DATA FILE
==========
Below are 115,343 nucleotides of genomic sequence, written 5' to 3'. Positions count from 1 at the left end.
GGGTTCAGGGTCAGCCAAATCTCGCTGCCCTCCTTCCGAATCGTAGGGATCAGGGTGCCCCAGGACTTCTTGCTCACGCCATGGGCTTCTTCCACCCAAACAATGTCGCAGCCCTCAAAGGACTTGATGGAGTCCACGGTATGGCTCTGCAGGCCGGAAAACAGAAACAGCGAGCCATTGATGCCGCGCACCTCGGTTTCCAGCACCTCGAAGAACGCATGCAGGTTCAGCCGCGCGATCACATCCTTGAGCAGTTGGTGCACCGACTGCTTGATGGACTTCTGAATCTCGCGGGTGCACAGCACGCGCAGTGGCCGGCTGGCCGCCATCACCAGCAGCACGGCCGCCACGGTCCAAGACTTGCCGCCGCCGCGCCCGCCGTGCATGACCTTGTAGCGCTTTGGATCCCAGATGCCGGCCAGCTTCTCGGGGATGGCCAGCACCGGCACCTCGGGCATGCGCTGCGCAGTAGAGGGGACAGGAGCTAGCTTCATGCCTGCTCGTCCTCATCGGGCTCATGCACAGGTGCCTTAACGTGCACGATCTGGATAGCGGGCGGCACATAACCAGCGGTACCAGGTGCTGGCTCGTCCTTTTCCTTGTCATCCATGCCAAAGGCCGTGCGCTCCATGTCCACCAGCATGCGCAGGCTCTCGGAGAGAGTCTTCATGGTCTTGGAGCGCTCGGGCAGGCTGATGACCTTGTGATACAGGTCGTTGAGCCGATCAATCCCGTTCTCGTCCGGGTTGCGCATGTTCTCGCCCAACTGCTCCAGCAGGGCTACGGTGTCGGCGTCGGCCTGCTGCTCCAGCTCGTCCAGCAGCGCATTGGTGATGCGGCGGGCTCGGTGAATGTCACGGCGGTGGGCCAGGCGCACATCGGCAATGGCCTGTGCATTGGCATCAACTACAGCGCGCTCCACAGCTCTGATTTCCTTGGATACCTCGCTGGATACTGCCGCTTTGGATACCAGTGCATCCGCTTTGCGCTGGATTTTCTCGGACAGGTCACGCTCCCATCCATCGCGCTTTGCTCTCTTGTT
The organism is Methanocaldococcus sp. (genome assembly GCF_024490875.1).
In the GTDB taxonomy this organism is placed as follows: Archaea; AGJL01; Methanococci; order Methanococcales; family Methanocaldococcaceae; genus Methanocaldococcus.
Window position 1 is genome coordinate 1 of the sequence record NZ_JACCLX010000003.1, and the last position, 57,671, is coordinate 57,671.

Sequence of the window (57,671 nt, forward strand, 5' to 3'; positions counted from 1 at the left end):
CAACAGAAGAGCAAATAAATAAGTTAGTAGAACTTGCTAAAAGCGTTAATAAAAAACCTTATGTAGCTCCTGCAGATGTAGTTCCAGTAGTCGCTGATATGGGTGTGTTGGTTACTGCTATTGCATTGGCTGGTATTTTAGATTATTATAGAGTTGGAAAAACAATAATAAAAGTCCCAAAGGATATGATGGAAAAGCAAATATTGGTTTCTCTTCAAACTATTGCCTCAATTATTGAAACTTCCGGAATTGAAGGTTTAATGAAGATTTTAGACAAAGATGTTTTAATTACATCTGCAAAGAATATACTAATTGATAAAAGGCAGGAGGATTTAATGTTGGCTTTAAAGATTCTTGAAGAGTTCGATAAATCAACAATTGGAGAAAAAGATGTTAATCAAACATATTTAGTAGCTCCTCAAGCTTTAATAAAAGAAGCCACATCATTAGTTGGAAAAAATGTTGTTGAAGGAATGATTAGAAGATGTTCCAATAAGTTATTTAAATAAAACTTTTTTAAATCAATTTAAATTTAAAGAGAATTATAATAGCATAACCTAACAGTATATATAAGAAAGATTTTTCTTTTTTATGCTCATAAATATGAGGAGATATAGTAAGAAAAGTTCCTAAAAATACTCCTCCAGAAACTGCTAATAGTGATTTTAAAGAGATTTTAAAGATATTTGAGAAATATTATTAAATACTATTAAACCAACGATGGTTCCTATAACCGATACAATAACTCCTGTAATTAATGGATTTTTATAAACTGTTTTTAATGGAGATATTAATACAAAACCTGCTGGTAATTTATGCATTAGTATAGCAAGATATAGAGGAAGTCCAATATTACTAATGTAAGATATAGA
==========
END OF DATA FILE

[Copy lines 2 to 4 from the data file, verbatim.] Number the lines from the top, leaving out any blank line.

GGGTTCAGGGTCAGCCAAATCTCGCTGCCCTCCTTCCGAATCGTAGGGATCAGGGTGCCCCAGGACTTCTTGCTCACGCCATGGGCTTCTTCCACCCAAACAATGTCGCAGCCCTCAAAGGACTTGATGGAGTCCACGGTATGGCTCTGCAGGCCGGAAAACAGAAACAGCGAGCCATTGATGCCGCGCACCTCGGTTTCCAGCACCTCGAAGAACGCATGCAGGTTCAGCCGCGCGATCACATCCTTGAGCAGTTGGTGCACCGACTGCTTGATGGACTTCTGAATCTCGCGGGTGCACAGCACGCGCAGTGGCCGGCTGGCCGCCATCACCAGCAGCACGGCCGCCACGGTCCAAGACTTGCCGCCGCCGCGCCCGCCGTGCATGACCTTGTAGCGCTTTGGATCCCAGATGCCGGCCAGCTTCTCGGGGATGGCCAGCACCGGCACCTCGGGCATGCGCTGCGCAGTAGAGGGGACAGGAGCTAGCTTCATGCCTGCTCGTCCTCATCGGGCTCATGCACAGGTGCCTTAACGTGCACGATCTGGATAGCGGGCGGCACATAACCAGCGGTACCAGGTGCTGGCTCGTCCTTTTCCTTGTCATCCATGCCAAAGGCCGTGCGCTCCATGTCCACCAGCATGCGCAGGCTCTCGGAGAGAGTCTTCATGGTCTTGGAGCGCTCGGGCAGGCTGATGACCTTGTGATACAGGTCGTTGAGCCGATCAATCCCGTTCTCGTCCGGGTTGCGCATGTTCTCGCCCAACTGCTCCAGCAGGGCTACGGTGTCGGCGTCGGCCTGCTGCTCCAGCTCGTCCAGCAGCGCATTGGTGATGCGGCGGGCTCGGTGAATGTCACGGCGGTGGGCCAGGCGCACATCGGCAATGGCCTGTGCATTGGCATCAACTACAGCGCGCTCCACAGCTCTGATTTCCTTGGATACCTCGCTGGATACTGCCGCTTTGGATACCAGTGCATCCGCTTTGCGCTGGATTTTCTCGGACAGGTCACGCTCCCATCCATCGCGCTTTGCTCTCTTGTT
The organism is Methanocaldococcus sp. (genome assembly GCF_024490875.1).
In the GTDB taxonomy this organism is placed as follows: Archaea; AGJL01; Methanococci; order Methanococcales; family Methanocaldococcaceae; genus Methanocaldococcus.